Fly the Branded Skies

 

Airline: Pan American World Airways

These are posts from Fly the Branded Skies about Pan American World Airways.

ICAO Code: PAA

Pan American World Airways Junior Pilot Wings
Pan American World Airways Clipper Stewardess Wings
Pan American World Airways Master Pilot Wings
Pan American World Airways Junior Clipper Captain Wings
Pan American World Airways Junior Clipper Stewardess Wings
Pan American World Airways Jr. Clipper Capt. Wings
Pan American World Airways Junior Clipper Pilot Wings
Pan American World Airways Junior Clipper Stewardess Wings
Pan American World Airways Junior Clipper Stewardess Wings
Pan American World Airways Junior Clipper Pilot Wings
Pan American World Airways Junior Clipper Stewardess Wings
Pan American World Airways Jr. Clipper Crew Wings
Pan American World Airways Junior Flyer Wings
Pan American World Airways Junior Flyer Wings (dark blue)
Pan American World Airways Wings
Pan American World Airways Wings
Pan American World Airways

The day the industry changed

Most people will tell you that the airline industry changed 32 years ago today—the day Jimmy Carter signed the Airline Deregulation Act.

In fact, there are some people who will tell you that October 24, 1978 was the day everything that ever has changed or ever will change in the airline industry, changed.

Not me. For my money, the day the industry changed was 20 years ago, when Young & Rubicam resigned Trans World Airlines.   Read more

If you had wings

When I was a kid, we’d always have to get to the airport early on family vacations so I could visit all the various airline check-in counters and get some loot. In those days, every counter at least offered timetables and luggage tags, and most offered much more. The best ones had junior wings.

There are apparently more than 900 different kinds of junior wings out there. As a kid, visiting the check-in counters, I managed to collect ten of them: Air Canada, America West, American, Continental, Delta, Lufthansa, Northwest, SAS, Time Air, and United. Not bad for a 10-year-old.

Years passed. I found a set of Pan Am wings at a gift shop once, but otherwise, that was the end of my collection of wings. Until I realized something that 10-year-old Cameron would never have imagined:

You can find wings on eBay.   Read more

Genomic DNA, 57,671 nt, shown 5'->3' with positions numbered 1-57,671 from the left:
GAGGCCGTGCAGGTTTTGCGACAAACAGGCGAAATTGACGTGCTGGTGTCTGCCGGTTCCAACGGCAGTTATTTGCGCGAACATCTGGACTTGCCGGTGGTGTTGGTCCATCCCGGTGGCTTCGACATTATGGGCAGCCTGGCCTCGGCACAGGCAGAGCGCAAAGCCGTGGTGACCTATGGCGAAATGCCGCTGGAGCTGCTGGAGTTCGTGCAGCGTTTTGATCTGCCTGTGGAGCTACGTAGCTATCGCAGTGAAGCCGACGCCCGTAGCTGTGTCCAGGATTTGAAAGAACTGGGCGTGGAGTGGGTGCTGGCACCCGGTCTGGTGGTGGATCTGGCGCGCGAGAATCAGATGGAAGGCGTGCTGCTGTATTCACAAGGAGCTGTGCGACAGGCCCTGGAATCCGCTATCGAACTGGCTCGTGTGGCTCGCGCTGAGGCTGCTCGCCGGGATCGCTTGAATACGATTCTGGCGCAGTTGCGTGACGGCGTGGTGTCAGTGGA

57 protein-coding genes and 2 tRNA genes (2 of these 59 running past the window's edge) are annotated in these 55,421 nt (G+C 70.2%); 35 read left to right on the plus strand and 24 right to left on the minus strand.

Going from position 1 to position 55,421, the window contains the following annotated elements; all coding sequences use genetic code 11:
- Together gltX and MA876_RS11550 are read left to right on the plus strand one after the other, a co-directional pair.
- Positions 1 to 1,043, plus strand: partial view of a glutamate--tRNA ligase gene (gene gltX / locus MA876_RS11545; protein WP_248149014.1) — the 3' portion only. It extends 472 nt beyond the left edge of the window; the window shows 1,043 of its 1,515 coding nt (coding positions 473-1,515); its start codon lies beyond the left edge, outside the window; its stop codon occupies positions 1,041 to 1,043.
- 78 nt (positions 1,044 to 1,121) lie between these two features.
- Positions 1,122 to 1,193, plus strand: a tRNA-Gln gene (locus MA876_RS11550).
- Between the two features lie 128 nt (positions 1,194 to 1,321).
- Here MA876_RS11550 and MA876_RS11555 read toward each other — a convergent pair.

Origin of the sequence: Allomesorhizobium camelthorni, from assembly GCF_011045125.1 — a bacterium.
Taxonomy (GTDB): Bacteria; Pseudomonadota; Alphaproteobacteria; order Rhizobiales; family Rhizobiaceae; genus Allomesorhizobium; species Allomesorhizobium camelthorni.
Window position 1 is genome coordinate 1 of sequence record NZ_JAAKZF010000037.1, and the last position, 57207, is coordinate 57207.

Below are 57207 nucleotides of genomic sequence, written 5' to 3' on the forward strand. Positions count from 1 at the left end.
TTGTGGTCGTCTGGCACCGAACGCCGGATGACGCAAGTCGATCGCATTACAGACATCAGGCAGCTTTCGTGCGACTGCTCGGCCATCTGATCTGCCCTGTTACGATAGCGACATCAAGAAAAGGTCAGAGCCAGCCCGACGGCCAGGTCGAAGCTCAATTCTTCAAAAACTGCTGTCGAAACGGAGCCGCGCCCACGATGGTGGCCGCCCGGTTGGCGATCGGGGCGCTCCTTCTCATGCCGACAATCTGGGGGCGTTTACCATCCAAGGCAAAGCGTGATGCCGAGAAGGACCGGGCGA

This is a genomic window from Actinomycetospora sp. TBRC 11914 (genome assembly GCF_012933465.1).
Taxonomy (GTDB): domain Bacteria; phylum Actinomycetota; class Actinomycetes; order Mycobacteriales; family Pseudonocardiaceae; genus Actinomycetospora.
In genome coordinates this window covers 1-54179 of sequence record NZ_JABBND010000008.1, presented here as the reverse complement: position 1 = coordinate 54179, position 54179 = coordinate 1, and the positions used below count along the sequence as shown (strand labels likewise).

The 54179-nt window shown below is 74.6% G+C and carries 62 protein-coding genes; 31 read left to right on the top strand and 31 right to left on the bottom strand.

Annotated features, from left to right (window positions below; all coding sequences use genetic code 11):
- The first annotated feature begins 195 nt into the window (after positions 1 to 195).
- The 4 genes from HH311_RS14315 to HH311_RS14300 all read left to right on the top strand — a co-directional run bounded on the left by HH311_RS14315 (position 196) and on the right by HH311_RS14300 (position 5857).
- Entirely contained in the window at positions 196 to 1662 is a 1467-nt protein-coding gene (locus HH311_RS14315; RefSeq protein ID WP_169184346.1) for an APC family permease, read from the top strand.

Zombies!

Pan Am Systems freight carAn investor group announced in March that it has acquired the trademarks for Eastern Airlines and plans to launch a new carrier with that name.

But before they do, they may want to consider what happened to Pan Am. Because after 64 years, the storied Pan Am brand ended up not in the skies but on the rails.

The brand was sold off after the original Pan Am’s bankruptcy in 1991. In 1996, the blue Pan Am globe was flying once again on a single A300 christened the Clipper Fair Wind. But the second Pan Am didn’t last long; after a star-crossed merger with Carnival Air Lines, another Pan Am followed the first into bankruptcy.   Read more

Tropes: The Singing Jumbo Jet

Every kind of advertising has—well, let’s call them “conventions.” Airline advertising is no different. This is part of a series of posts on the clichés of airline advertising.

There’s an old joke that, when faced with creating advertising, the British crack a joke, the French get naked, and Americans sing.

If that introduction got your hopes up that this post would be full of jokes, or, even better, naked people, I’m sorry to disappoint. No, this post is about singing—something airlines used to do it a lot.

Today, a song in a commercial is far more likely to be licensed than commissioned. But there was a time when jingles were very popular, and no category used them more often than airlines. In fact, airlines may have elevated the jingle to its greatest heights. This one (by Leo Burnett / song credits) is liable to get stuck in your head:

  Read more

Tropes: Sunsets

Every kind of advertising has—well, let’s call them “conventions.” Airline advertising is no different. This is part of a series of posts on the clichés of airline advertising.

So relaxing. So reassuring. So predictable. It’s just not a real airline ad unless it finishes with an airplane flying off into the sunset—or, in the case of Eastern Air Lines, flying directly at the camera from the sun. Hey, if your tagline is “The Wings of Man,” you’ve clearly got chutzpah to spare. The clips in this video span decades and this cliché shows no signs of going away. The only difference is now the sunsets are computer generated.   Read more

My earliest memory is of a turtle with a peg leg dressed as a pirate. I saw it from the window of an airplane. And I never forgot.

I was 3 years old and my family was on vacation. The turtle wasn’t a real turtle, but the logo on the tail of a jet belonging to Cayman Airways. It’s not surprising that the mascot, nicknamed “Sir Turtle,” would appeal to a young kid—but for me, that turtle kicked off a lifelong fascination with airline branding.

That was shortly after the deregulation of the airlines. In the years since, great airline brands have risen and fallen. Some have disappeared rather suddenly — who could have imagined then an airline industry without Eastern? Or Pan Am? Yet these once iconic brands are long gone.

Indeed, of the remaining U.S. “legacy” carriers, only one — American Airlines — has escaped bankruptcy. Airlines in other countries have fared no better. Their powerful brands have not been enough to save them.

It’s hard not to wonder if airline brands even matter anymore.   Read more